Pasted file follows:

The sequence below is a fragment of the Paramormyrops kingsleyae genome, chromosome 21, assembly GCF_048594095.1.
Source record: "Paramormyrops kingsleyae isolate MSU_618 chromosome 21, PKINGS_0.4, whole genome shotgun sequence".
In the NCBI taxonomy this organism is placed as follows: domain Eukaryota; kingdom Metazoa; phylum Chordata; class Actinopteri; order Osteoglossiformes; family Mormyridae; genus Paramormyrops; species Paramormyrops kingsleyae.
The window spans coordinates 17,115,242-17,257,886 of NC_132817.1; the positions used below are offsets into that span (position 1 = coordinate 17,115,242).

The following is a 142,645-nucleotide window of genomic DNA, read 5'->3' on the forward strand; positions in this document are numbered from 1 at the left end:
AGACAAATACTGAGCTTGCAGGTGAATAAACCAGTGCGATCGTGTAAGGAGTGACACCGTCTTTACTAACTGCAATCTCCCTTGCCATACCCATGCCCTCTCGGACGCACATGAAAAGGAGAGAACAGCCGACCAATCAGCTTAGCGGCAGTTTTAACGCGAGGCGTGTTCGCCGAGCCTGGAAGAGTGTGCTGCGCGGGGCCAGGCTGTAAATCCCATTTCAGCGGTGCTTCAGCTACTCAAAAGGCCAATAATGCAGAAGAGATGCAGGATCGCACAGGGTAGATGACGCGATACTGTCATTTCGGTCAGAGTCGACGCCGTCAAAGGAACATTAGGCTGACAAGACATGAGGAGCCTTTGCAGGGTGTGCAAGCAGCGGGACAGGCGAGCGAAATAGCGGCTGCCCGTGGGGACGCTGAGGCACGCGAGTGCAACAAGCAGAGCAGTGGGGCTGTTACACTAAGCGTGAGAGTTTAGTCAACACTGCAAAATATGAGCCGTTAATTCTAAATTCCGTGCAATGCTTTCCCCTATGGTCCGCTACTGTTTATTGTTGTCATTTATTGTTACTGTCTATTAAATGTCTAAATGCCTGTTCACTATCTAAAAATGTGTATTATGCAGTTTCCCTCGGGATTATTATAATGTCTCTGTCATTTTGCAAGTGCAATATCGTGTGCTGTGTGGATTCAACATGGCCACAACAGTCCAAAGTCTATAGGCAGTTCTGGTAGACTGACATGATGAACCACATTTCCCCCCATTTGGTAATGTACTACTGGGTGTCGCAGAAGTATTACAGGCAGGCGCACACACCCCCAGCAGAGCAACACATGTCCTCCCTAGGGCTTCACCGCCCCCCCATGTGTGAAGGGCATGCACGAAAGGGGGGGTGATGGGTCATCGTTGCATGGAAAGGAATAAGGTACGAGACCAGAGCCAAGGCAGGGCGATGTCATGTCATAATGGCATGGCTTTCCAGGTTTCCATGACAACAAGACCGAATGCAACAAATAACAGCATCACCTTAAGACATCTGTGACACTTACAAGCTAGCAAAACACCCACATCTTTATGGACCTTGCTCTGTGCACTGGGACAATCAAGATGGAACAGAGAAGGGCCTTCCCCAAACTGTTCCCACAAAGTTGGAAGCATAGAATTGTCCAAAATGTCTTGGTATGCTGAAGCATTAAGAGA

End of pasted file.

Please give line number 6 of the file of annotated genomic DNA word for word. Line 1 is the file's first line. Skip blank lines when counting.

AGACAAATACTGAGCTTGCAGGTGAATAAACCAGTGCGATCGTGTAAGGAGTGACACCGTCTTTACTAACTGCAATCTCCCTTGCCATACCCATGCCCTCTCGGACGCACATGAAAAGGAGAGAACAGCCGACCAATCAGCTTAGCGGCAGTTTTAACGCGAGGCGTGTTCGCCGAGCCTGGAAGAGTGTGCTGCGCGGGGCCAGGCTGTAAATCCCATTTCAGCGGTGCTTCAGCTACTCAAAAGGCCAATAATGCAGAAGAGATGCAGGATCGCACAGGGTAGATGACGCGATACTGTCATTTCGGTCAGAGTCGACGCCGTCAAAGGAACATTAGGCTGACAAGACATGAGGAGCCTTTGCAGGGTGTGCAAGCAGCGGGACAGGCGAGCGAAATAGCGGCTGCCCGTGGGGACGCTGAGGCACGCGAGTGCAACAAGCAGAGCAGTGGGGCTGTTACACTAAGCGTGAGAGTTTAGTCAACACTGCAAAATATGAGCCGTTAATTCTAAATTCCGTGCAATGCTTTCCCCTATGGTCCGCTACTGTTTATTGTTGTCATTTATTGTTACTGTCTATTAAATGTCTAAATGCCTGTTCACTATCTAAAAATGTGTATTATGCAGTTTCCCTCGGGATTATTATAATGTCTCTGTCATTTTGCAAGTGCAATATCGTGTGCTGTGTGGATTCAACATGGCCACAACAGTCCAAAGTCTATAGGCAGTTCTGGTAGACTGACATGATGAACCACATTTCCCCCCATTTGGTAATGTACTACTGGGTGTCGCAGAAGTATTACAGGCAGGCGCACACACCCCCAGCAGAGCAACACATGTCCTCCCTAGGGCTTCACCGCCCCCCCATGTGTGAAGGGCATGCACGAAAGGGGGGGTGATGGGTCATCGTTGCATGGAAAGGAATAAGGTACGAGACCAGAGCCAAGGCAGGGCGATGTCATGTCATAATGGCATGGCTTTCCAGGTTTCCATGACAACAAGACCGAATGCAACAAATAACAGCATCACCTTAAGACATCTGTGACACTTACAAGCTAGCAAAACACCCACATCTTTATGGACCTTGCTCTGTGCACTGGGACAATCAAGATGGAACAGAGAAGGGCCTTCCCCAAACTGTTCCCACAAAGTTGGAAGCATAGAATTGTCCAAAATGTCTTGGTATGCTGAAGCATTAAGAGA